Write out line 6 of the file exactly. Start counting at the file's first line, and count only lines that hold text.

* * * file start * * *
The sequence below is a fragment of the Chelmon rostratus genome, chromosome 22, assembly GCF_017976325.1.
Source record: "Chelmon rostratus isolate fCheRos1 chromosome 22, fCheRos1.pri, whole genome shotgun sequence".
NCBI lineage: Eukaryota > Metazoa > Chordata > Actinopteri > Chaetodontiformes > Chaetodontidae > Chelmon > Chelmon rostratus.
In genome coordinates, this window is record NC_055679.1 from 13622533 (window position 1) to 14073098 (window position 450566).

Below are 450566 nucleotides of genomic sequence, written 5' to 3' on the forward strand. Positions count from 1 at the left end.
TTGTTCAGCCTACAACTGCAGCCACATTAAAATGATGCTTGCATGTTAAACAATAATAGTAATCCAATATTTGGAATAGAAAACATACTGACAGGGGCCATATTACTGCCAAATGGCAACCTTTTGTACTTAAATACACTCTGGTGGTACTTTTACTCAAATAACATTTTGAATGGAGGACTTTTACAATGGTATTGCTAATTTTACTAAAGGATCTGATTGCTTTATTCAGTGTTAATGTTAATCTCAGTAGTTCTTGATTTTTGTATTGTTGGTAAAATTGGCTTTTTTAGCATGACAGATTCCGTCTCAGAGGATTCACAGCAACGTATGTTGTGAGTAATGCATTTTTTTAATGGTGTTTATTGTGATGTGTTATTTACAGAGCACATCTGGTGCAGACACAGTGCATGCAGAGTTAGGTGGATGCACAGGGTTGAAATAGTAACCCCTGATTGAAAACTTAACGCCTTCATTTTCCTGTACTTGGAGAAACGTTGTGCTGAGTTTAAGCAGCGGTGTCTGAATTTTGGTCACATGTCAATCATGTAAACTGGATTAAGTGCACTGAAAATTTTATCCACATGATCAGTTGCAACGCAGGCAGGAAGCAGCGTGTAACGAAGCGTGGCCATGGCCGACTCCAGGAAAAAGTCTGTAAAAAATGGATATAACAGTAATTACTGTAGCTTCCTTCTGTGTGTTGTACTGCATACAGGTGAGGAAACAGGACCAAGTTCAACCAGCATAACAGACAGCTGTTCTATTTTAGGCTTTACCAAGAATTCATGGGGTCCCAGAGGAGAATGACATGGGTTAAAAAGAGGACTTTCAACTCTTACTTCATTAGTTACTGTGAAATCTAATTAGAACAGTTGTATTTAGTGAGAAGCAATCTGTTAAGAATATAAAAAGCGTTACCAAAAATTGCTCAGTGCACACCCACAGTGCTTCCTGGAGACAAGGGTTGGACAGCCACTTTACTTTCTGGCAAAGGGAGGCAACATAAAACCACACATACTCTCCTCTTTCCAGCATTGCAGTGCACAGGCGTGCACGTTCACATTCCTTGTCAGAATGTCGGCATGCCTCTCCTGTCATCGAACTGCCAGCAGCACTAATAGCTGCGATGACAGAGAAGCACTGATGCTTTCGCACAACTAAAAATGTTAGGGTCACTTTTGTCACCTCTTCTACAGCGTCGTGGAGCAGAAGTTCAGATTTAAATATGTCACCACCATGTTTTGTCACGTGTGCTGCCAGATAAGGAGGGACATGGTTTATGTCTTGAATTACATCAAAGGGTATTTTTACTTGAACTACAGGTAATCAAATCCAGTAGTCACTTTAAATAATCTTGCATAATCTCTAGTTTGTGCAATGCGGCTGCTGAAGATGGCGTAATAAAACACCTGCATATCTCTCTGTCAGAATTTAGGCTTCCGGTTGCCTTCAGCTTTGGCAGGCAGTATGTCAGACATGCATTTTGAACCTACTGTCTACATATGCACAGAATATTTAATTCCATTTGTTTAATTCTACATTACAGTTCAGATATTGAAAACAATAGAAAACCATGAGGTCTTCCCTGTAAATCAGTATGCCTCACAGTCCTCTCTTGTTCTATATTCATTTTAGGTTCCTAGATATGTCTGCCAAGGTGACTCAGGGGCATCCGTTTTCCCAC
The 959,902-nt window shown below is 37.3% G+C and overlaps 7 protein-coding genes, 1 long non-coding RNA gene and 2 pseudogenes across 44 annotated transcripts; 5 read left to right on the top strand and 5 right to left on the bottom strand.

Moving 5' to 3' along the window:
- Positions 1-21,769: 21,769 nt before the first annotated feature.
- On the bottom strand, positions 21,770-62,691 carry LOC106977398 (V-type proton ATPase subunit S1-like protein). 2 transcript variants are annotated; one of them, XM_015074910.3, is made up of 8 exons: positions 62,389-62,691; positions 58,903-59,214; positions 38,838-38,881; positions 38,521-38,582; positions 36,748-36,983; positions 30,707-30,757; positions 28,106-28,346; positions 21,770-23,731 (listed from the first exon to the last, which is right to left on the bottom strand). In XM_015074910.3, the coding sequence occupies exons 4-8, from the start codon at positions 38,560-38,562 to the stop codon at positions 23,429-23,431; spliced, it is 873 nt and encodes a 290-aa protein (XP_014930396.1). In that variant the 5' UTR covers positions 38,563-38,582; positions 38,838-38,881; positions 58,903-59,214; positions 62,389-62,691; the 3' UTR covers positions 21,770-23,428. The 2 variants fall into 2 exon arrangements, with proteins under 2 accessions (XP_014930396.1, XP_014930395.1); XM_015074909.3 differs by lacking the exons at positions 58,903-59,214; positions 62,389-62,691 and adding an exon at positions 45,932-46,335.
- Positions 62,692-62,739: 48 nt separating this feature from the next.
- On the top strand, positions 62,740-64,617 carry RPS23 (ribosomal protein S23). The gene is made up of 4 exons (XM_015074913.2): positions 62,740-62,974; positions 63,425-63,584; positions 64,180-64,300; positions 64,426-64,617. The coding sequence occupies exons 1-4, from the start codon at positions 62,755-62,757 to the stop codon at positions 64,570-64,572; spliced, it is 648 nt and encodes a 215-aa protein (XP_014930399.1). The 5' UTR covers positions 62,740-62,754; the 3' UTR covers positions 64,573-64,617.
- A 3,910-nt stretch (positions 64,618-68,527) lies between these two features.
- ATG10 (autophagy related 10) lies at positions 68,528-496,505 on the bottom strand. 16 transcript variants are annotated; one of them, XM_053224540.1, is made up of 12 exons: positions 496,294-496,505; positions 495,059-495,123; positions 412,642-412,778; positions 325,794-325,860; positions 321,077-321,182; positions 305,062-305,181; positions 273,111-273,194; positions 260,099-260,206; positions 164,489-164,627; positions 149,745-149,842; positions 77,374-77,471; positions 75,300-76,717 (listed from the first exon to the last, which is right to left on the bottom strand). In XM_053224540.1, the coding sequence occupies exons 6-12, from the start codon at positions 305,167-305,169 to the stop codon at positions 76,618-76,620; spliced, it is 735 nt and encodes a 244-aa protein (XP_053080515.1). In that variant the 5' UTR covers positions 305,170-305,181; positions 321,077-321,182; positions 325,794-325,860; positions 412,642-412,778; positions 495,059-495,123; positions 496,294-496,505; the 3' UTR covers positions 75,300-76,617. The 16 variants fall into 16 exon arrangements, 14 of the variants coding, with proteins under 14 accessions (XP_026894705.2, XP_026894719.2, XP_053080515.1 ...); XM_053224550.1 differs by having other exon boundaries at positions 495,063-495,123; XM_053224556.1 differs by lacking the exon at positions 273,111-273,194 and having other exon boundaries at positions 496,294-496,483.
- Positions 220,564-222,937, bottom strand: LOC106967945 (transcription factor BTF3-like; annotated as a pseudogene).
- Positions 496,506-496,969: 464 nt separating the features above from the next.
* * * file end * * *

TTGTTCAGCCTACAACTGCAGCCACATTAAAATGATGCTTGCATGTTAAACAATAATAGTAATCCAATATTTGGAATAGAAAACATACTGACAGGGGCCATATTACTGCCAAATGGCAACCTTTTGTACTTAAATACACTCTGGTGGTACTTTTACTCAAATAACATTTTGAATGGAGGACTTTTACAATGGTATTGCTAATTTTACTAAAGGATCTGATTGCTTTATTCAGTGTTAATGTTAATCTCAGTAGTTCTTGATTTTTGTATTGTTGGTAAAATTGGCTTTTTTAGCATGACAGATTCCGTCTCAGAGGATTCACAGCAACGTATGTTGTGAGTAATGCATTTTTTTAATGGTGTTTATTGTGATGTGTTATTTACAGAGCACATCTGGTGCAGACACAGTGCATGCAGAGTTAGGTGGATGCACAGGGTTGAAATAGTAACCCCTGATTGAAAACTTAACGCCTTCATTTTCCTGTACTTGGAGAAACGTTGTGCTGAGTTTAAGCAGCGGTGTCTGAATTTTGGTCACATGTCAATCATGTAAACTGGATTAAGTGCACTGAAAATTTTATCCACATGATCAGTTGCAACGCAGGCAGGAAGCAGCGTGTAACGAAGCGTGGCCATGGCCGACTCCAGGAAAAAGTCTGTAAAAAATGGATATAACAGTAATTACTGTAGCTTCCTTCTGTGTGTTGTACTGCATACAGGTGAGGAAACAGGACCAAGTTCAACCAGCATAACAGACAGCTGTTCTATTTTAGGCTTTACCAAGAATTCATGGGGTCCCAGAGGAGAATGACATGGGTTAAAAAGAGGACTTTCAACTCTTACTTCATTAGTTACTGTGAAATCTAATTAGAACAGTTGTATTTAGTGAGAAGCAATCTGTTAAGAATATAAAAAGCGTTACCAAAAATTGCTCAGTGCACACCCACAGTGCTTCCTGGAGACAAGGGTTGGACAGCCACTTTACTTTCTGGCAAAGGGAGGCAACATAAAACCACACATACTCTCCTCTTTCCAGCATTGCAGTGCACAGGCGTGCACGTTCACATTCCTTGTCAGAATGTCGGCATGCCTCTCCTGTCATCGAACTGCCAGCAGCACTAATAGCTGCGATGACAGAGAAGCACTGATGCTTTCGCACAACTAAAAATGTTAGGGTCACTTTTGTCACCTCTTCTACAGCGTCGTGGAGCAGAAGTTCAGATTTAAATATGTCACCACCATGTTTTGTCACGTGTGCTGCCAGATAAGGAGGGACATGGTTTATGTCTTGAATTACATCAAAGGGTATTTTTACTTGAACTACAGGTAATCAAATCCAGTAGTCACTTTAAATAATCTTGCATAATCTCTAGTTTGTGCAATGCGGCTGCTGAAGATGGCGTAATAAAACACCTGCATATCTCTCTGTCAGAATTTAGGCTTCCGGTTGCCTTCAGCTTTGGCAGGCAGTATGTCAGACATGCATTTTGAACCTACTGTCTACATATGCACAGAATATTTAATTCCATTTGTTTAATTCTACATTACAGTTCAGATATTGAAAACAATAGAAAACCATGAGGTCTTCCCTGTAAATCAGTATGCCTCACAGTCCTCTCTTGTTCTATATTCATTTTAGGTTCCTAGATATGTCTGCCAAGGTGACTCAGGGGCATCCGTTTTCCCAC